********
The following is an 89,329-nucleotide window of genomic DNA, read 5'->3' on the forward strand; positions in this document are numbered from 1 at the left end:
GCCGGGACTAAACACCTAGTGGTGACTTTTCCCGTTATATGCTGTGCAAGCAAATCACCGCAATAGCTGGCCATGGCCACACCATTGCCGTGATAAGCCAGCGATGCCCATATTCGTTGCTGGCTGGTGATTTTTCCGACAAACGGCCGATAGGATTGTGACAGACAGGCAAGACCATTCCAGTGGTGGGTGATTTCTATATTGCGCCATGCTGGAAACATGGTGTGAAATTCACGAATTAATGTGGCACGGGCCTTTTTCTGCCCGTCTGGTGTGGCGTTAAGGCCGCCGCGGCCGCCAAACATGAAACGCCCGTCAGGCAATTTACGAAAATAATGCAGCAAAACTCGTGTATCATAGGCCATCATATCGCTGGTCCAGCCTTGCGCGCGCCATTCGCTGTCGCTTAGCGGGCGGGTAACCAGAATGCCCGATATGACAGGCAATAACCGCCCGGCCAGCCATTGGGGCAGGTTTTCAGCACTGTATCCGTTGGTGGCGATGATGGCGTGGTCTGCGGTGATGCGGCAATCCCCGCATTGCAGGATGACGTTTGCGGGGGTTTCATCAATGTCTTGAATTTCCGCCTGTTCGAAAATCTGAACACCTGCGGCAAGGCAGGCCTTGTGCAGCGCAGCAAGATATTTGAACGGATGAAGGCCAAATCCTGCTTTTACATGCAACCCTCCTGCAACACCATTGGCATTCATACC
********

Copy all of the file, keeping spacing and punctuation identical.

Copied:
The following is an 89,329-nucleotide window of genomic DNA, read 5'->3' on the forward strand; positions in this document are numbered from 1 at the left end:
GCCGGGACTAAACACCTAGTGGTGACTTTTCCCGTTATATGCTGTGCAAGCAAATCACCGCAATAGCTGGCCATGGCCACACCATTGCCGTGATAAGCCAGCGATGCCCATATTCGTTGCTGGCTGGTGATTTTTCCGACAAACGGCCGATAGGATTGTGACAGACAGGCAAGACCATTCCAGTGGTGGGTGATTTCTATATTGCGCCATGCTGGAAACATGGTGTGAAATTCACGAATTAATGTGGCACGGGCCTTTTTCTGCCCGTCTGGTGTGGCGTTAAGGCCGCCGCGGCCGCCAAACATGAAACGCCCGTCAGGCAATTTACGAAAATAATGCAGCAAAACTCGTGTATCATAGGCCATCATATCGCTGGTCCAGCCTTGCGCGCGCCATTCGCTGTCGCTTAGCGGGCGGGTAACCAGAATGCCCGATATGACAGGCAATAACCGCCCGGCCAGCCATTGGGGCAGGTTTTCAGCACTGTATCCGTTGGTGGCGATGATGGCGTGGTCTGCGGTGATGCGGCAATCCCCGCATTGCAGGATGACGTTTGCGGGGGTTTCATCAATGTCTTGAATTTCCGCCTGTTCGAAAATCTGAACACCTGCGGCAAGGCAGGCCTTGTGCAGCGCAGCAAGATATTTGAACGGATGAAGGCCAAATCCTGCTTTTACATGCAACCCTCCTGCAACACCATTGGCATTCATACC